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Widow Maker Spread Widening Early as Storage Levels Remain Depressed

As the end of injection season approaches, natural gas storage levels remain well below normal levels. Last week’s injection of 36 Bcf put US natural gas storage 168 Bcf behind the five-year average. At the same time, the remainder of the summer will likely remain hotter than normal, adding to cooling demand. Additionally, early signs from US E&P’s earnings announcements indicate they are remaining committed to restraining from production growth. As such, many traders are already looking towards the end of the 2021-22 winter to highlight the dire state of storage. The so-called ‘widow-maker’ spread, or the spread between March and April Henry Hub contracts, is at its widest this summer since the summer of 2018. Today’s Energy Market Insight will focus on that spread and discuss why cash prices at the end of next winter may actually be stronger than the current Henry Hub strip suggests.

The chart below shows the spread between Henry Hub contracts for March and April since 2018. The spread between these contracts, also called the widow-maker, can be extremely volatile in the winter months, driven primarily by the weather. During cold winters, like that of 2018-19, natural gas storage levels deplete quickly and winter strip pricing rises. However, early spring pricing will generally miss out on most price increases as winter demand fades and prices tumble driving the spread between March and April contracts wider. On the other hand, a warm winter will squeeze the March-April spread to near parity as the call to replenish gas storage is less severe. This is why the trade is referred to as a widow-maker, given the weather-dependent volatility that can lead to extreme trading losses. Even so, it is rare for the spread to widen significantly in the summer months, as many traders are still focused on summer cooling demand and the path to end of season storage. This year is different, as the 2022 March-April spread has doubled since early April. This marks the widest the spread has reached in the summer months since 2018, when expanding LNG demand and a hot summer momentarily outpaced natural gas production growth.

There are many factors that can contribute to a widening March-April spread. For one, as traders focus on near-term contracts, relatively small trades on the March-April contracts could have an outsized impact on the spread. The resulting illiquidity in the summer contracts could then be artificially wider than fundamentals would suggest. That is not the case for the 2022 contracts, which show a higher open interest, or the number of open contracts yet to be settled, than all but one of the last five years. About 100,000 open contracts for both the March and April 2022 contracts is unusual for this time of year, even though open interest on these contracts typically peaks between 300,000-600,000 in the January preceding contract expiration. Therefore, the steep drop in strip pricing from March to April 2022 is likely driven by the expectation that, while this winter will be short supply, next summer fundamentals will have shifted back to being more in balance, driving the spread wider.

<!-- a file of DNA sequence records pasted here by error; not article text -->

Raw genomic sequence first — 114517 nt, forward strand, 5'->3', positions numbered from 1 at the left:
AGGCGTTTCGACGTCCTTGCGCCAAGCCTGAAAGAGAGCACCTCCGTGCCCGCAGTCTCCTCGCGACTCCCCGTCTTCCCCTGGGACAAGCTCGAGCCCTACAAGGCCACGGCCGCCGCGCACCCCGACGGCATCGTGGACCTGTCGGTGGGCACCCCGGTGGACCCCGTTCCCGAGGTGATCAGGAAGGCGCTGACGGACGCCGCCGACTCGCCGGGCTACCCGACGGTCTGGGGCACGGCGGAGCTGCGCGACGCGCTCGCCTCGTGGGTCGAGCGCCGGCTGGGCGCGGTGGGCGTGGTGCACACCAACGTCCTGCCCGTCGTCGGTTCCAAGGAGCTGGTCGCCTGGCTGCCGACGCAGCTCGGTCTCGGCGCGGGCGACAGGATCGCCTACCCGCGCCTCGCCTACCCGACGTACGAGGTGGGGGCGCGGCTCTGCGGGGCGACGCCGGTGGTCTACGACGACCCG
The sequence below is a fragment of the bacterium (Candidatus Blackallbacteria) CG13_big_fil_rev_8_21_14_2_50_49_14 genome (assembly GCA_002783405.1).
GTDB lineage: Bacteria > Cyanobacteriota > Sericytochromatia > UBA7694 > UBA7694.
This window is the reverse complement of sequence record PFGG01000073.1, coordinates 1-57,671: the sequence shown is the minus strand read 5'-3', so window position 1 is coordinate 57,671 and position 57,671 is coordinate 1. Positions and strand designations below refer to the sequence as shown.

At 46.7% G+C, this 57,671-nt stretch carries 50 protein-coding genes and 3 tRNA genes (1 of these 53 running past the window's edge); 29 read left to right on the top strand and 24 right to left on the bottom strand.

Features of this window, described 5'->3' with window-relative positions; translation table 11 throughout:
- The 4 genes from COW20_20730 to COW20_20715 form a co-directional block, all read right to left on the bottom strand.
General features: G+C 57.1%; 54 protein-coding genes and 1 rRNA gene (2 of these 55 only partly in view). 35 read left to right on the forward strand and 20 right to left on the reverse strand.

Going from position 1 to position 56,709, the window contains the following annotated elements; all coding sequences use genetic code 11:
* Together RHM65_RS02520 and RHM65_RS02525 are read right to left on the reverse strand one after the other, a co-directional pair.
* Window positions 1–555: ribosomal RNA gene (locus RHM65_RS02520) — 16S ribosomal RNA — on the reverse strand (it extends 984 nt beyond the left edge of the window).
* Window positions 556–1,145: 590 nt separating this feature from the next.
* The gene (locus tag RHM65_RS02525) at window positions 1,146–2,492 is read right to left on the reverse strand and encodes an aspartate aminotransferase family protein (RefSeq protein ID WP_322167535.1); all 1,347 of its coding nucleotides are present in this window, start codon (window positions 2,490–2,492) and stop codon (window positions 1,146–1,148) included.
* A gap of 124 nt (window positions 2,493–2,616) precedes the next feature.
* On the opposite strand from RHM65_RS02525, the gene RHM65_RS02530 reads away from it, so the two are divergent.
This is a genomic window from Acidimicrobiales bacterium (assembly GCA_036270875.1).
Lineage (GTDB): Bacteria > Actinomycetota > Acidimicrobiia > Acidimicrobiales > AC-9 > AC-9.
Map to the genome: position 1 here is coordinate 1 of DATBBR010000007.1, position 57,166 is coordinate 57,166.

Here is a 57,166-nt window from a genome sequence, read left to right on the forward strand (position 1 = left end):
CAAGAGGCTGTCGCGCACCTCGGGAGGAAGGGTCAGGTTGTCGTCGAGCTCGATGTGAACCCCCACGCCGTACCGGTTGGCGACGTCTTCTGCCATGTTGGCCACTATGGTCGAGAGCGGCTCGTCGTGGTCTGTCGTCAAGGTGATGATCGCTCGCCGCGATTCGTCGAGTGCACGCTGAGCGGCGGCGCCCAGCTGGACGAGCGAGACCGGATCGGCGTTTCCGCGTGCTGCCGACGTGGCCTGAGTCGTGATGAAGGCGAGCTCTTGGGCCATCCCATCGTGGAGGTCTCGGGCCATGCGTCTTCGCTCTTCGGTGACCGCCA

While the March-April spread has widened significantly, BTU Analytics expects cash pricing to be stronger in April and through the summer of 2022 than the strip currently suggests. This is partially driven by the interplay between gas and coal-fired power generation. BTU Analytics has previously highlighted the potential for gas-to-coal switching, shown in the chart below left that details the approximate Henry Hub pricing that would likely lead to a switch from gas generation towards coal. However, continuing coal retirements are increasingly making gas generation more price inelastic in the long-term, while stagnating coal supply creates the potential for volatile coal prices this winter. Should coal prices continue to rise, as highlighted in the chart below right, coal generation could similarly be pressured next spring as winter demand dissipates. Thus, making natural gas fired generation harder to displace.

If demand for natural gas remains strong, then the other balancing mechanism needs to come from production. However, US E&Ps are largely staying on the sidelines at $4 gas and $70 crude oil. With both futures prices being in backwardation the incentive to add drilling rigs today for production next year is much lower. Thus, BTU Analytics only expects modest dry gas production growth over the next six months. With demand likely to remain strong in both Power and LNG and production failing to grow materially, next summer’s natural gas prices may need to rise considerably to balance the market and close the spread on the March and April pricing. For more on, BTU Analytics’ forecasts of Henry Hub pricing this winter, request a copy of the Henry Hub Outlook.

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Matt Hagerty is a Senior Energy Analyst at BTU Analytics, leading the publication of BTU’s Oil Market Outlook, where he forecasts crude pricing and global crude balances, as well as managing the Upstream Outlook, BTU Analytics’ flagship product focusing on oil, natural gas, and NGL production forecasts. He also is or was previously responsible for overseeing oil and gas production forecasts out of Texas, the Williston Basin, Rockies and Louisiana. Prior to joining BTU, he was an energy research associate at Bloomberg Intelligence. Matt holds a B.S. in Finance from Tulane University.

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